I have been reading the Telegraph obituary of John Freeman, who died on 20 December, aged 99. The obituary described him as a “politician, diplomat, soldier and broadcaster”: indeed, a very rich and diverse life. It omitted to say he had also been a journalist – as deputy editor, then editor, of the New Statesman after he chose to leave Parliament in 1955.
When I heard he had died an image rose before me: the back view of a tall, broad-shouldered, imposing figure in an impeccable tropical suit. In 1967 I joined a group of fellow undergraduates on an overland trip to India. When we got to Delhi we were treated to a reception at the British High Commission. Freeman, then in his diplomatic guise, was the High Commissioner. I found myself standing right behind him; hence my view of his back. I didn’t dare move round him to survey his front and this turned out to be a sensible decision. While making small talk to a very condescending 3rd or 4th secretary I had nervously popped what turned out to be an exceptionally hot chilli into my mouth. Naturally I spat it out instantly before I exploded, much to the mirth of the 3rd or 4th secretary. But, I reflected, it could have been much worse; I could have spat it out right in the face of John Freeman himself.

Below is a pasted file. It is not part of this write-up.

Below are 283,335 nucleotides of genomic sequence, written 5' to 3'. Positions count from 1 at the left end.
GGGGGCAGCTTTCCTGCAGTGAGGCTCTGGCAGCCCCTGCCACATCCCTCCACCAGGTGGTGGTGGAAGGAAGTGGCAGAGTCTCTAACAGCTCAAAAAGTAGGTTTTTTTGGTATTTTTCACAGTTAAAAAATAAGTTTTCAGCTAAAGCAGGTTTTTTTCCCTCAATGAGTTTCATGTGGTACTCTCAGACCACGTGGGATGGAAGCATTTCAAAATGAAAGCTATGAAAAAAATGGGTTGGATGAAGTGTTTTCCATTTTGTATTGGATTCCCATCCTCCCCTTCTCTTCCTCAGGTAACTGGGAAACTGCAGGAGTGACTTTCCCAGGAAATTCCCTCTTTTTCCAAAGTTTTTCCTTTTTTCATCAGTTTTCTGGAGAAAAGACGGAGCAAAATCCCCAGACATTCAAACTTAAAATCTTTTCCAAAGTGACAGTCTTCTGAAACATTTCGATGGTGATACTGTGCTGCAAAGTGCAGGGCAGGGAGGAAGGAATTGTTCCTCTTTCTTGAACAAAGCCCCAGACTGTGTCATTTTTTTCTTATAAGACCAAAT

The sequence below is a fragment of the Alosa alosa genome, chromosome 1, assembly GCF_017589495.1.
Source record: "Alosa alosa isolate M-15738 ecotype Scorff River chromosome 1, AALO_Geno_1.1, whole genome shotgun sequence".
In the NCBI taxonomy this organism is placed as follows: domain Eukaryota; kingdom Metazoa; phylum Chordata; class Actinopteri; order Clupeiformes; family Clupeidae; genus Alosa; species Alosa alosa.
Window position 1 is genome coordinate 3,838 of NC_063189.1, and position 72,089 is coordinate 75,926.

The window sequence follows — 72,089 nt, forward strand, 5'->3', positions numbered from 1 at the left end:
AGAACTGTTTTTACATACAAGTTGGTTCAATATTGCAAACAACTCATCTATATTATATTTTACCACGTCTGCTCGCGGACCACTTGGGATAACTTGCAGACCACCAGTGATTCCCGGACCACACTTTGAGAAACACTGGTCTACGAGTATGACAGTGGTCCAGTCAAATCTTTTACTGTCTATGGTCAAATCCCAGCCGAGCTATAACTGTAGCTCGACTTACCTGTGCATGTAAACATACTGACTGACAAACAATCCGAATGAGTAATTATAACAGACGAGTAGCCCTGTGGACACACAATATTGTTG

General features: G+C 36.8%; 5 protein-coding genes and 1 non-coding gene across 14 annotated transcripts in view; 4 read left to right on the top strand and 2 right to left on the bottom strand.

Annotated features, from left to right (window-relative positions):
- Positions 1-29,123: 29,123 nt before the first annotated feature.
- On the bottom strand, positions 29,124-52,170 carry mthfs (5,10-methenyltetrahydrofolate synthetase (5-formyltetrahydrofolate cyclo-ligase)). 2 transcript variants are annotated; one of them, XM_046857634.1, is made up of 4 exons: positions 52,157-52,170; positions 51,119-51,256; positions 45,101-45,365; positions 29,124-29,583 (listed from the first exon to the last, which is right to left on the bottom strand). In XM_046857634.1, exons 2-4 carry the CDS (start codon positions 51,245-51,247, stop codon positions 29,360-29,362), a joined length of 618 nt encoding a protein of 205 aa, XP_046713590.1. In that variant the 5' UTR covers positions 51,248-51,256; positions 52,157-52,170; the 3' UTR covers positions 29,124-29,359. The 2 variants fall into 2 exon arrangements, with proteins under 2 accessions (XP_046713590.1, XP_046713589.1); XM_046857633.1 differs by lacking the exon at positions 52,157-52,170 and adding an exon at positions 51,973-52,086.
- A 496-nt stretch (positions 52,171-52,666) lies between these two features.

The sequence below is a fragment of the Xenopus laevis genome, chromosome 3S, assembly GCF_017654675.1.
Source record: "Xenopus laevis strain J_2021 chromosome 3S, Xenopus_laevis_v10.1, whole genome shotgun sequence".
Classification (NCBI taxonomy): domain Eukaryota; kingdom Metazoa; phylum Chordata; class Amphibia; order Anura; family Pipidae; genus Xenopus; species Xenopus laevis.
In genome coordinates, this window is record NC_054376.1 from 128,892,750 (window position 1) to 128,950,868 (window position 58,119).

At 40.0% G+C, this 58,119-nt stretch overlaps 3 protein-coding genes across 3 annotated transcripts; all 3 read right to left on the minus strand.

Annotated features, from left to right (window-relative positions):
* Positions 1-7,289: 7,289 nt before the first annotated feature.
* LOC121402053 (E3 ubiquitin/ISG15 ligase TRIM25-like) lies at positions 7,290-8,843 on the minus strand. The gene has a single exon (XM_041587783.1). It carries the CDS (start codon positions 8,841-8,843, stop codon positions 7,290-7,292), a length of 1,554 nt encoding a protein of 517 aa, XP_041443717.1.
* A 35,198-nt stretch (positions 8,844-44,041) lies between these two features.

Commentators on his death remarked that he will probably be remembered for his landmark Face to Face interviews on the BBC in the late 1950s and early 1960s. I think this is probably correct. For a brief period the BBC actually lived up to the high-minded principles of Lord Reith: the interviews were invariably courteous, without being at all subservient, patient, sensitive to the interviewee and self-effacing. There was no personality cult on the part of the interviewer. Freeman, though a man of great confidence and natural authority, understood that as the kindly inquisitor in the series he had to be invisible. Hearing only his clipped but quiet voice, with the camera concentrating on the features of his interviewees, brought its own dramatic intensity to the programmes. They are rightly remembered because they have never been bettered.
Having recently read Richard Greene’s biography of the late Dame Edith Sitwell and then blogged about her, I watched Freeman’s interview with her, broadcast on 6th May 1959. Clearly, she wasn’t an easy guest. Sometimes she imperiously refused to expand an answer; at other times she appeared to be unwittingly parodying the public perception of her. Freeman remained respectful and interested, when it would have been so easy to turn her into a figure of fun. When Sitwell made it clear that certain memories were too painful to discuss – such as her father’s behaviour towards her as a girl – Freeman did not try to probe. Again, when he asked her if she had ever contemplated marriage and she replied with some asperity, “That I can’t answer”, he simply replied, “There is no reason why you should.” What interviewer today would do that?
At the end of the interview, quoting a phrase in her own poetry, he asked her how she would define the “great fire” within her. Sitwell simply replied that it was “a humble but unworthy love of God”, adding that “to be an artist is a terribly painful thing.” In the space of 35 minutes Freeman conveyed all her eccentricity and her vulnerability, yet leaving her dignity intact. His interviews are a worthy memorial to him.